Design- Plastic Body Covered In Vibrant Colors
The Galaxy A52 looks distinct with its vibrant pastel shades and minimal looks. The soft matte finish back panel with an almost flushed camera module is quite a head-turner. The phone doesn’t feel very bulky or slippery, which is ideal for one-hand usage. And while the design looks stunning, the plastic build fails to give a premium in-hand feel. In comparison, the Redmi Note 10’s Vintage Bronze variant looks and feels far more premium than the Galaxy A52.
IP67 Water-Dust Resistant
Moving on, the Galaxy A52 scores quite high on durability and also offers basic features such as a microSD card slot, stereo speakers, and the beloved 3.5mm headphone jack. The smartphone is IP67 water-dust resistant, a feature missing from the sub-25K smartphones. The Galaxy A52 can survive up to 1-meter water depth for up to 30 minutes while most smartphones only come with basic protection from water splashes.
Overall, Samsung has managed to create a refreshing new design for the new Galaxy-A series smartphones. The devices look good, feel a bit less premium for their price but get the basics right. The Galaxy A52 is available in four color options- Awesome Violet, Awesome Black, Awesome White, and Awesome Blue.
Display- 6.5-inch FHD+ sAMOLED Panel With 90Hz Refresh Rate
A higher refresh rate panel has been long-awaited on a mid-range Samsung Galaxy smartphone and the Galaxy A52 happens to break the stereotype. The phone boots up with a 90Hz set as the default refresh rate, but you can take it down to standard 60Hz to save some battery life. Scrolling your Facebook and Twitter timeline, web-browsing, or even the basic UI navigation feels fluid. But what disappointed us is the mediocre haptic feedback that spoils the user-experience. The haptic response on the Galaxy A52 is almost as bad as some of the sub-15k smartphones. Every time you type something on keybord or simply interact with the UI, you are reminded of poor haptics. As far as display durability is concerned, the Galaxy A52’s AMOLED panel is protected by the Corning Gorilla Glass 5 which isn’t the latest one but seems justified for the price-point.
Good For Binge-Watching
We are very well familiar with the vividness of Samsung’s well-known Super AMOLED panels, and the same can be experienced on the Galaxy A52. The mid-range handset comes across as a good device for binging your favorite movies/series on OTT apps. The contrast level and color reproduction on the Galaxy A52’s AMOLED panel seems slightly better in comparison to the AMOLED panels on competition devices from Chinese brands.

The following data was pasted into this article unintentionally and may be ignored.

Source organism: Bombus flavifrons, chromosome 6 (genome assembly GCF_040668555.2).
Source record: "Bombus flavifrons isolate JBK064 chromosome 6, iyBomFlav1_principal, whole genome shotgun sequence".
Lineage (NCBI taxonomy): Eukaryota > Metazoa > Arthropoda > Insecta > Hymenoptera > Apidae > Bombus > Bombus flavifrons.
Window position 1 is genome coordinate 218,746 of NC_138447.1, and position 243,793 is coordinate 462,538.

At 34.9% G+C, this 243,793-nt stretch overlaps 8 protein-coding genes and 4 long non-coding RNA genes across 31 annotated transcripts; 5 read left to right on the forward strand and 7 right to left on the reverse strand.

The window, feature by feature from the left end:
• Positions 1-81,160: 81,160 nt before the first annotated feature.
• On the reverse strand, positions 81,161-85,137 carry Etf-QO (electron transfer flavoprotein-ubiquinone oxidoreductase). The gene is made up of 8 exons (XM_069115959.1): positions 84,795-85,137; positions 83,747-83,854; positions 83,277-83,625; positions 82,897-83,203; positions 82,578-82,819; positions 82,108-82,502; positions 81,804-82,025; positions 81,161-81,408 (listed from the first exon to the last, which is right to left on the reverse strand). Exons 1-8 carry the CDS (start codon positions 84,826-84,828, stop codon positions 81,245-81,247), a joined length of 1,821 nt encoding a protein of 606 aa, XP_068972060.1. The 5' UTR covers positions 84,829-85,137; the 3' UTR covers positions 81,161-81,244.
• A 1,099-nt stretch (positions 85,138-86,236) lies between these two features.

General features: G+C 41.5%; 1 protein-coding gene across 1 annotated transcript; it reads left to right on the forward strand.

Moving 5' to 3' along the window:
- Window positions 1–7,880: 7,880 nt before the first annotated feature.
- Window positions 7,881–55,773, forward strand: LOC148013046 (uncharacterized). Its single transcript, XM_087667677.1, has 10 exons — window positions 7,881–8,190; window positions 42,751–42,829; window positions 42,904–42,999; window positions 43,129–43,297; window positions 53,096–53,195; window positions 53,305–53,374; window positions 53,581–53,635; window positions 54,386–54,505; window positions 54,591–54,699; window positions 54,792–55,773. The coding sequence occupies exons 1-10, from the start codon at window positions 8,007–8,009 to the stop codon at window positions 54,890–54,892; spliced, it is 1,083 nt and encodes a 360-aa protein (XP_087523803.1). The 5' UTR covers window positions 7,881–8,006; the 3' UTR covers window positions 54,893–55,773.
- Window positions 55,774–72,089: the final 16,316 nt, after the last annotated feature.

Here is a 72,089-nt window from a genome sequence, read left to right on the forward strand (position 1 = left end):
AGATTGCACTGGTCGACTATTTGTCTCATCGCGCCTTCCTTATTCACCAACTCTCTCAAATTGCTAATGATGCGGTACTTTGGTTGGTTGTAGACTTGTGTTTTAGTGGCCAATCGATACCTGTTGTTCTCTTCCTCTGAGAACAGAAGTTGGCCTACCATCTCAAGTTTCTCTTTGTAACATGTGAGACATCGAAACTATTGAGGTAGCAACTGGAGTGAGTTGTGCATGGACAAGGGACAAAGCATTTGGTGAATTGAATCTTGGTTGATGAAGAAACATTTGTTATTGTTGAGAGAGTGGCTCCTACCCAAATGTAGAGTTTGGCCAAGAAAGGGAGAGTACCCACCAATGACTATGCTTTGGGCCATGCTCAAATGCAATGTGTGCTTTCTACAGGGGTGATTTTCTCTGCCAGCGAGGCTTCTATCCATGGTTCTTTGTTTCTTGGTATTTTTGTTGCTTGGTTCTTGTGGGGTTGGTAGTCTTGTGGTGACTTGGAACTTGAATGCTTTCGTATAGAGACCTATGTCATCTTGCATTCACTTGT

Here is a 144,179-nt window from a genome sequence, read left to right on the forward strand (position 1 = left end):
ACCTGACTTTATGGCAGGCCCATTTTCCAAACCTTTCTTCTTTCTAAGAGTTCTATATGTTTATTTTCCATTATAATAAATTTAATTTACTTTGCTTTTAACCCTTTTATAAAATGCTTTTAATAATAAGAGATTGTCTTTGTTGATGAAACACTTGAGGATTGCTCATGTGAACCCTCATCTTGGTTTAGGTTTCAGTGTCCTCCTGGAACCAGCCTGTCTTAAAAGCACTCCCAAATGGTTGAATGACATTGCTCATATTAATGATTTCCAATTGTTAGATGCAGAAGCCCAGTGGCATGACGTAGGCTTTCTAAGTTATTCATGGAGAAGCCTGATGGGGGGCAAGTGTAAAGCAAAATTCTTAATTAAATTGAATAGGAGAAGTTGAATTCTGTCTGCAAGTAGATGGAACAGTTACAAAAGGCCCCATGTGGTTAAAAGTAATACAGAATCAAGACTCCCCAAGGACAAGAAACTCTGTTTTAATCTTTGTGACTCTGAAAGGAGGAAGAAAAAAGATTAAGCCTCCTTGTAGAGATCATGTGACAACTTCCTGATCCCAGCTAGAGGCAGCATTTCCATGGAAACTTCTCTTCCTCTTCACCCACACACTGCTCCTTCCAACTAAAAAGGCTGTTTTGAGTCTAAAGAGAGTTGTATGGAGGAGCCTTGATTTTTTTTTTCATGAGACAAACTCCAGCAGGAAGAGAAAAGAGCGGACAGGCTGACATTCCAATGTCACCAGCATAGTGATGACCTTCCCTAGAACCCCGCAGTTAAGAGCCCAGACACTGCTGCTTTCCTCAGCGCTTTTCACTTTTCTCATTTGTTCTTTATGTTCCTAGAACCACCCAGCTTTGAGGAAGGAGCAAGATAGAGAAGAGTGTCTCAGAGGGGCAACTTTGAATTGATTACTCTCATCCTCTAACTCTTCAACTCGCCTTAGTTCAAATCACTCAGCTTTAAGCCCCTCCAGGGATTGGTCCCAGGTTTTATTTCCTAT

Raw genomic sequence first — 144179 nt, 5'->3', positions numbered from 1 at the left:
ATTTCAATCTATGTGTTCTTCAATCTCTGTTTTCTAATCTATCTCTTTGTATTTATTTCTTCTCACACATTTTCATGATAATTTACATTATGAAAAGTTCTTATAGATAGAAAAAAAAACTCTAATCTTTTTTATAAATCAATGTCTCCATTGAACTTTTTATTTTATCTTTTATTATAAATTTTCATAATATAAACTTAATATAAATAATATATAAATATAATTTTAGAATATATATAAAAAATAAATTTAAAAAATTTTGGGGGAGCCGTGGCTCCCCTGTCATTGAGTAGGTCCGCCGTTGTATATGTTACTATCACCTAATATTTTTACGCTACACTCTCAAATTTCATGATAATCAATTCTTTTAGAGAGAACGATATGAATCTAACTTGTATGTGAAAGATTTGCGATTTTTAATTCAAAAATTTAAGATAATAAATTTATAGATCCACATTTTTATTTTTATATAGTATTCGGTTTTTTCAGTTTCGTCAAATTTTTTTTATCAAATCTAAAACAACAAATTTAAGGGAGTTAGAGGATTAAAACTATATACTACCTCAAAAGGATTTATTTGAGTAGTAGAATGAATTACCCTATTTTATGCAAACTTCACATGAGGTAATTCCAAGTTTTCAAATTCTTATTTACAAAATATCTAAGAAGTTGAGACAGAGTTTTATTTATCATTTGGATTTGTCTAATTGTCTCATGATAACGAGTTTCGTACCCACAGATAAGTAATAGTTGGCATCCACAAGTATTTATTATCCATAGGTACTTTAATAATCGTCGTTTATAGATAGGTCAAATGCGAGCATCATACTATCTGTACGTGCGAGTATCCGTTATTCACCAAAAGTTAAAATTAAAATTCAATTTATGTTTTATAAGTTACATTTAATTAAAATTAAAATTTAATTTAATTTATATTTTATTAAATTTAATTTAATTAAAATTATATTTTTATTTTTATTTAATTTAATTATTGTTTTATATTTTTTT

However, the side bezels with a thick black border surrounding the AMOLED panel are just too broad for my liking and look glaring.
The Galaxy A52 sports a capable quad-camera setup that comprises a 64MP primary sensor with OIS, a 12MP ultra-wide lens, a 5MP macro lens, and a 5MP depth sensor. The 64MP OIS-enabled primary lens captures crisp images in daylight and also impresses in low-light. There’s no annoying over-sharpening hampering the image output, usually seen in mid-range smartphones, especially from Xiaomi and Realme. Both 64MP high-res. and 16MP pixel-binned show lots of details, a wide dynamic range, and natural colors. The OIS helps in edging out unwanted blurry shots. The Galaxy A52 also records crisp 1080p 60fps and 4K 30fps videos. The colors look vivid, and the video footages show adequate sharpness and wide dynamic range. Though videos shot in low-light fail to impress.
Good HDR and Crisp 2x Shots
The HDR works well in creating well-exposed images even during bright daylight scenarios. The 2x zoom takes you closer to subjects and captures images with adequate sharpness and detailing. The phone also offers 10x digital zoom, but the results are not at all usable. I would recommend you capture a 64MP high-res. image and crop it to focus on a particular spot/subject in the frame. It will give you better results than the 10x digital zoom shots.
The 5MP depth sensor creates a pleasing bokeh effect for both human and non-human subjects. The edge-detection isn’t always correct, but the overall results are compelling. The portraits also have a decent dynamic range and show lively colors. The camera app allows you to control the level of bokeh in real-time via a simple slider. You can also control skin smoothening while taking close-up shots of human subjects.
Good For Landscape Photography
The Galaxy A52 is also a good camera device for landscape photography. The 12MP wide-angle lens manages to impress with details and dynamic range. There’s some distortion around the corners, but that can be fine-tuned to some extent if you shoot in full-screen aspect ratio.
Impressive Macros And Detailed Selfies